Monday, February 8, 2010

A more green lifestyle?

I know this isn't really a crafty post but it's been something that I've been interested in for a little while. I've been investigating organic, cruelty free, SLS free and paraben free products. It's sort of 'cool' and 'hip' to be environmentally conscious at the moment so I've been bombarded with how morally evil parabens etc. but having a scientist for a husband has resulted in many a conversation ending with 'What's so wrong with chemicals?'.

We currently use SLS free toothpaste as it results in less gum irritation and thus fewer mouth ulcers. SLS or SLES generally doesn't bother me because I love lather but people love to claim that it's carcinogenic etc. This is a good discussion on the myths.

Parabens are preservatives. My current beef with parabens is that they are used in liquid products (like cosmetic and skin products) to increase shelf life. This is a great use in theory but if they are being used so that they are able to be made cheaper overseas and then imported in Australia, I'm not so keen on that. I'd like to think that something I'm using won't be usable 5 years from now. The level of preservatives necessary for that doesn't seem particularly good for my own bloodstream.

I adore Lush products and they use SLS and parabens. Here's a blog post about this issue. Lush defends its use of parabens but are also planning to get rid of them in the near future. As a side point, I'm excited by Lush's solid products negating the need for excess packaging.

Cruelty free doesn't particularly interest me. I'd rather that things be tested on animals than on people. I don't particularly like unnecessary testing (like retesting colour after colour after colour) but I choose to have more compassion for people than for animals.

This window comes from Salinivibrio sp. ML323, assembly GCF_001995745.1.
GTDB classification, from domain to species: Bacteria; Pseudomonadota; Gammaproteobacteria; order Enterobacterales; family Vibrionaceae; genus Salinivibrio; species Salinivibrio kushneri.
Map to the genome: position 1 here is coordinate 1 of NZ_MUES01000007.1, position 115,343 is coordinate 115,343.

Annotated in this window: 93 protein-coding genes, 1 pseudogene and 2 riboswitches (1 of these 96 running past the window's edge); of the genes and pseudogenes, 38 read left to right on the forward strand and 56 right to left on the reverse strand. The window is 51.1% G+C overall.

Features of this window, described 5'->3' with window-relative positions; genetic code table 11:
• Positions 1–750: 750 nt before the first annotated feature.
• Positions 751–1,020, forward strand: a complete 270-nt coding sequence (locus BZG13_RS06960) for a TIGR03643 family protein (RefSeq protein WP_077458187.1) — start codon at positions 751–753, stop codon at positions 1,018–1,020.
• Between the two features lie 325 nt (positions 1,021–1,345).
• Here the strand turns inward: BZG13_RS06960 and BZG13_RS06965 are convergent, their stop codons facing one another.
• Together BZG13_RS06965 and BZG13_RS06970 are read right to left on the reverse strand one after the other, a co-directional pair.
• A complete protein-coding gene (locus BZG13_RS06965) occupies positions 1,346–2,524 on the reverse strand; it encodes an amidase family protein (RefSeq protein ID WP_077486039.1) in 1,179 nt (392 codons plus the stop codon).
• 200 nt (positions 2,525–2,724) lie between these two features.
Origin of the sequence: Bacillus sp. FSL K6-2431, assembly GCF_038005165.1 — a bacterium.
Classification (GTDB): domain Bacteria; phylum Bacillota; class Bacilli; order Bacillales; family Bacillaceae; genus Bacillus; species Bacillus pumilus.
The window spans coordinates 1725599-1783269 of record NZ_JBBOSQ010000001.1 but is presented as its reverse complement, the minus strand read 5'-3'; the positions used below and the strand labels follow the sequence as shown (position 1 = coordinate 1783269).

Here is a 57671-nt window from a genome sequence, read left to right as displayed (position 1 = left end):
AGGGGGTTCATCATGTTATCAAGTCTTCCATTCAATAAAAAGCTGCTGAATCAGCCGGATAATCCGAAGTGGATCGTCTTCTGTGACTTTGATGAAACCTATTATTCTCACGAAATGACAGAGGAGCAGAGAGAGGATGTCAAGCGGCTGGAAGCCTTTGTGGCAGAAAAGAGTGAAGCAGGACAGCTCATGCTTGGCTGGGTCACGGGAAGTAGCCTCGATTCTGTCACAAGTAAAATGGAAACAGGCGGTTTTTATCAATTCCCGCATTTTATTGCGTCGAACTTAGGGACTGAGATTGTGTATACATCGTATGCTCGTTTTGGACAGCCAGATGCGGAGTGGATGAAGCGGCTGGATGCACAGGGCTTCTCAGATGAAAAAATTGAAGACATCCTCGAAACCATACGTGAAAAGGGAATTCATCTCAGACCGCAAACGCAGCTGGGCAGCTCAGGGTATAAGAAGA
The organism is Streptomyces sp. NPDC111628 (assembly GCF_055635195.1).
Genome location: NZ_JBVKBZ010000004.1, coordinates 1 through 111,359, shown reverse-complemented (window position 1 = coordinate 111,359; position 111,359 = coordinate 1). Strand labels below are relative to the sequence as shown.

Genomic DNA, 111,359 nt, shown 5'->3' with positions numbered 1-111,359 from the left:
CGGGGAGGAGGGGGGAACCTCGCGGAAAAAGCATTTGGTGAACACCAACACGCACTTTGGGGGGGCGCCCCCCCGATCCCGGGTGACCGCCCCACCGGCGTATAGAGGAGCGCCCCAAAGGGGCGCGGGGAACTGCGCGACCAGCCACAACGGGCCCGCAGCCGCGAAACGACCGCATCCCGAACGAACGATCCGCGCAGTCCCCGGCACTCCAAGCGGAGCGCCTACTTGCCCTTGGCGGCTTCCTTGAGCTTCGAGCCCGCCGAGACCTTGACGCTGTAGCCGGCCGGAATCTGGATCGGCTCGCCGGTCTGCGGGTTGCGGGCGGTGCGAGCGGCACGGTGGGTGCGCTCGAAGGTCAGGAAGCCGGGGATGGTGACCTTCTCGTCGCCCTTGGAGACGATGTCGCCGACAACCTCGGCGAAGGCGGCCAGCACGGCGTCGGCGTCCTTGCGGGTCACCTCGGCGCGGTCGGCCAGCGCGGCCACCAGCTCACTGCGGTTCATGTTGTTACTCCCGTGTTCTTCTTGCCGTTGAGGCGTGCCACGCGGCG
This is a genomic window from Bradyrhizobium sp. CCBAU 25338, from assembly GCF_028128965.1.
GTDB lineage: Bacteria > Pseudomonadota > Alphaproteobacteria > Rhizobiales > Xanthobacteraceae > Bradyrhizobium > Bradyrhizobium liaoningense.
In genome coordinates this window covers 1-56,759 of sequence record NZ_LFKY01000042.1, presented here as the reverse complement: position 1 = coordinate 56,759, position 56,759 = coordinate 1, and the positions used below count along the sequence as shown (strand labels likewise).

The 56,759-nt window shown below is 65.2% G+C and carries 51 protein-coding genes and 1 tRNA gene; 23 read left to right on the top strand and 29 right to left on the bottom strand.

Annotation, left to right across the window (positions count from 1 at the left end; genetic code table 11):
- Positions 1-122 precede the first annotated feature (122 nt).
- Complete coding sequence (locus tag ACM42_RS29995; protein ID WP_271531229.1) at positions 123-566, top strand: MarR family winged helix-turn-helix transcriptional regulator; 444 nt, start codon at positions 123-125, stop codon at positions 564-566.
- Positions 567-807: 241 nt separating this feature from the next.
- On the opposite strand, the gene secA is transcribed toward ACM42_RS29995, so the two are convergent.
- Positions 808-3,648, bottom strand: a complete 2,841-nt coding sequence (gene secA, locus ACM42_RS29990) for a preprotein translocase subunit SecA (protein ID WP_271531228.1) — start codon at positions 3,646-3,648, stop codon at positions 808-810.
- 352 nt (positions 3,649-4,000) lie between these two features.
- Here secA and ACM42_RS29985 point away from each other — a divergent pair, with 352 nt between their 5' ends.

Organic products intrigue me. Nathan recently returned from Cape Town, South Africa and was impressed by the prevalence of organic produce and how fantastic it tasted. Certified organic products used to produce skin products are interesting and desirable but not necessary for me. There are good things about pesticides that people forget to take into account. The whole issue over DEET is one case. As far as I understand it's great that we stopped killing some particular species of insects (i.e. mosquitoes) by stopping the use of DEET but we also allowed many people to die from malaria carrying mosquitoes.

I guess, the above rant is a result of some long-term thoughts about being more wise about what I use on my body in the pursuit of health and beauty (prettiness?). The main motivation behind this is wisdom and godly care of the body God's given me. But in saying that, I'm also willing to give up my health for the sake of someone else (does that make me sound like I'm on the road to a burn out? Hardly!). What I mean by that is that my choices in the store will have an impact on those producing the products. It's the situation of Fair Trade coffee. Buying something here in Sydney will have an impact on those who farm the cocoa and tea.

Well, those are my current thoughts. I'm trying to be balanced and wise. I don't want to just be green because it's 'cool' but I want to be well thought out and thoughtful of the entire production cycle.


  1. Me too. It is hard sometimes to know what is "right" to buy when out shopping, it can hurt the brain!! Organic, cruelty free, Fair Trade, Food Miles, so many things to consider.
    I read a book last year called "The Dinner Diaries", where a mum in the states looked at food from many different angle. She didn't come to any great conclusions about what is best, but I do remember her being pretty pro fair-trade coffee/tea/chocolate. This was one area where she was pretty sure she was having a positive impact on the lives of others.

  2. Hi Jo! The choices are incredible! I've been hesitant (hence my ramblings above) to just jump on the bandwagon and demonise all chemicals. Surely, some are good! I would think that no matter what product I put on my skin, I'll probably die from lung problems from all the pollution and smoke I've passively smoked over the years from living in cities! Thanks for the book suggestion.
    I forgot to mention fair-trade products explicitly but that is what I was pointing to with the idea of keeping in mind the impact your choices in the shops will make on the people who produce the products. I'm all for fair-trade products and I've used many an Oxfam drop-pit toilet in my time so I can appreciate the hard work they put in to disadvantaged communities.